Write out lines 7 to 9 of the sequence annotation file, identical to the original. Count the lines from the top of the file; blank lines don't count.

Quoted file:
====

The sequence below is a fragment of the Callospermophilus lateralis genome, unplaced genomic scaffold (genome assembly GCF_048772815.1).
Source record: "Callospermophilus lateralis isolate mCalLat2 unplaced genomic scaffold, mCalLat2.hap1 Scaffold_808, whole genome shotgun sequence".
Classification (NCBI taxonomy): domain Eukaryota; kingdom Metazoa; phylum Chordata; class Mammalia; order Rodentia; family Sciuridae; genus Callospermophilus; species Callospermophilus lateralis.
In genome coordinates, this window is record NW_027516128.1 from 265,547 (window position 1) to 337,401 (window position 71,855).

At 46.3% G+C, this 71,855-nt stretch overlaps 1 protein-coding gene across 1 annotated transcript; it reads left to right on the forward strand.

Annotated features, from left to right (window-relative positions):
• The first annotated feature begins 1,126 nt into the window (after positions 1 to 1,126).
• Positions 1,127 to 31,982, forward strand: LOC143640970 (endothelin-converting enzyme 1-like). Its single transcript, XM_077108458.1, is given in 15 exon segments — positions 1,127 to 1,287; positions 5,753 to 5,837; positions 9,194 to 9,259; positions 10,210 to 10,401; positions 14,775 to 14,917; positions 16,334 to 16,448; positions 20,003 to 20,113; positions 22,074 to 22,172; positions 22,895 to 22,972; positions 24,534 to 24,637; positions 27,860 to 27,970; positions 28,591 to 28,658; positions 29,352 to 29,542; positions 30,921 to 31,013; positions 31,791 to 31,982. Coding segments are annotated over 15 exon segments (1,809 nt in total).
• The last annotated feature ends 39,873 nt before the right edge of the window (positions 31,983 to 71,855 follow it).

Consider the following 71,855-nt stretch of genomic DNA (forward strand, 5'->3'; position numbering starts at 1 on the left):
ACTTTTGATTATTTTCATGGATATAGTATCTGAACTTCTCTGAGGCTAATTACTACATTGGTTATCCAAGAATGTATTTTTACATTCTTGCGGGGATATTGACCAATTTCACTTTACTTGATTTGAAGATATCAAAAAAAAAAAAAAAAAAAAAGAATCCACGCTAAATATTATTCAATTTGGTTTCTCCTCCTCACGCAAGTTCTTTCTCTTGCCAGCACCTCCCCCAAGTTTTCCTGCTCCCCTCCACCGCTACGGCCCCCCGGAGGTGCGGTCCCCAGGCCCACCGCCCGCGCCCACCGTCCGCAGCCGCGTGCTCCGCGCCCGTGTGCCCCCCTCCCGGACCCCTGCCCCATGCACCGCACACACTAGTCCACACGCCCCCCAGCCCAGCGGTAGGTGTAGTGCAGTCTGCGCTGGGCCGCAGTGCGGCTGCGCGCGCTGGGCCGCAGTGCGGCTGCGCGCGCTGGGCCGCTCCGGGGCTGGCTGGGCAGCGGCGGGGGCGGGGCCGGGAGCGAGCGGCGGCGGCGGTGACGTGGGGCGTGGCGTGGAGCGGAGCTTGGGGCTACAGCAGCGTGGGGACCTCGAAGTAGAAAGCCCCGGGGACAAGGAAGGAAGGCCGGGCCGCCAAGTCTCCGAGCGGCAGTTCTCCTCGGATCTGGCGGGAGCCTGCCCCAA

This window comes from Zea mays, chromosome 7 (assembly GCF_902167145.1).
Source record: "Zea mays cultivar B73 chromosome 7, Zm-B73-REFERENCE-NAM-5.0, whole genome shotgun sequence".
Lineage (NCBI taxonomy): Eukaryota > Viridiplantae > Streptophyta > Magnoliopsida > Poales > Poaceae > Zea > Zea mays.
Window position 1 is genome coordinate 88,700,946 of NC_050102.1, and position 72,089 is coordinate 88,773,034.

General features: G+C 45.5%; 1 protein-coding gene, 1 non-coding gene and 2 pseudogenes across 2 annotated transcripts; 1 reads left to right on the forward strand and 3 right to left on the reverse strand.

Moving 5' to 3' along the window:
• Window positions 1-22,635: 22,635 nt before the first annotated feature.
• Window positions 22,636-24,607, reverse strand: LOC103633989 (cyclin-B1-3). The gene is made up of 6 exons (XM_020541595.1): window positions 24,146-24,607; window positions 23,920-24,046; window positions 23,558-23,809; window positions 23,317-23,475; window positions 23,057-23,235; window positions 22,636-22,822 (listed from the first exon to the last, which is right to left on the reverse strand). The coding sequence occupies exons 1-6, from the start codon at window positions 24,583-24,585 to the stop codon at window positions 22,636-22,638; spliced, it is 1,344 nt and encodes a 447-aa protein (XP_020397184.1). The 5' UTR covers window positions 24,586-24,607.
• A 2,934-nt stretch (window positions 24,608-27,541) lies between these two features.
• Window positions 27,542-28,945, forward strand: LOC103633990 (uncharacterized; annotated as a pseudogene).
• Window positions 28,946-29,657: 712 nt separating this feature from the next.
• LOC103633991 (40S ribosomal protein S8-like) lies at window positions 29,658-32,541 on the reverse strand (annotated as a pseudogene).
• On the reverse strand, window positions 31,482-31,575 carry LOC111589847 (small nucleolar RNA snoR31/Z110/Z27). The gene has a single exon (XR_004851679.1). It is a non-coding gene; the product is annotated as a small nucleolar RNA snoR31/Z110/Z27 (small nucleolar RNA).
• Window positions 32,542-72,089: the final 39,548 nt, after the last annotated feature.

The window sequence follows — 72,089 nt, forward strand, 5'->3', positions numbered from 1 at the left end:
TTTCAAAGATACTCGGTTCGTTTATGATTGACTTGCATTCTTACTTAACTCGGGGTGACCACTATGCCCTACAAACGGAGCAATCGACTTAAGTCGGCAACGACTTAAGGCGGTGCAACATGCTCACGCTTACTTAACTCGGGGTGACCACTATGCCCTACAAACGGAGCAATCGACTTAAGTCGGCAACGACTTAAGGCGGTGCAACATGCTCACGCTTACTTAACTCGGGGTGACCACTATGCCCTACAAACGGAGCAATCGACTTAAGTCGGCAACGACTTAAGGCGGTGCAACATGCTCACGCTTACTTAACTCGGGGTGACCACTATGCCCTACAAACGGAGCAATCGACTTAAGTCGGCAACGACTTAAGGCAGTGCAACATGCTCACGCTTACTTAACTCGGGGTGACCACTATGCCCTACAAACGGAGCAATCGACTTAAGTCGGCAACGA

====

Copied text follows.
• The first annotated feature begins 1,126 nt into the window (after positions 1 to 1,126).
• Positions 1,127 to 31,982, forward strand: LOC143640970 (endothelin-converting enzyme 1-like). Its single transcript, XM_077108458.1, is given in 15 exon segments — positions 1,127 to 1,287; positions 5,753 to 5,837; positions 9,194 to 9,259; positions 10,210 to 10,401; positions 14,775 to 14,917; positions 16,334 to 16,448; positions 20,003 to 20,113; positions 22,074 to 22,172; positions 22,895 to 22,972; positions 24,534 to 24,637; positions 27,860 to 27,970; positions 28,591 to 28,658; positions 29,352 to 29,542; positions 30,921 to 31,013; positions 31,791 to 31,982. Coding segments are annotated over 15 exon segments (1,809 nt in total).
• The last annotated feature ends 39,873 nt before the right edge of the window (positions 31,983 to 71,855 follow it).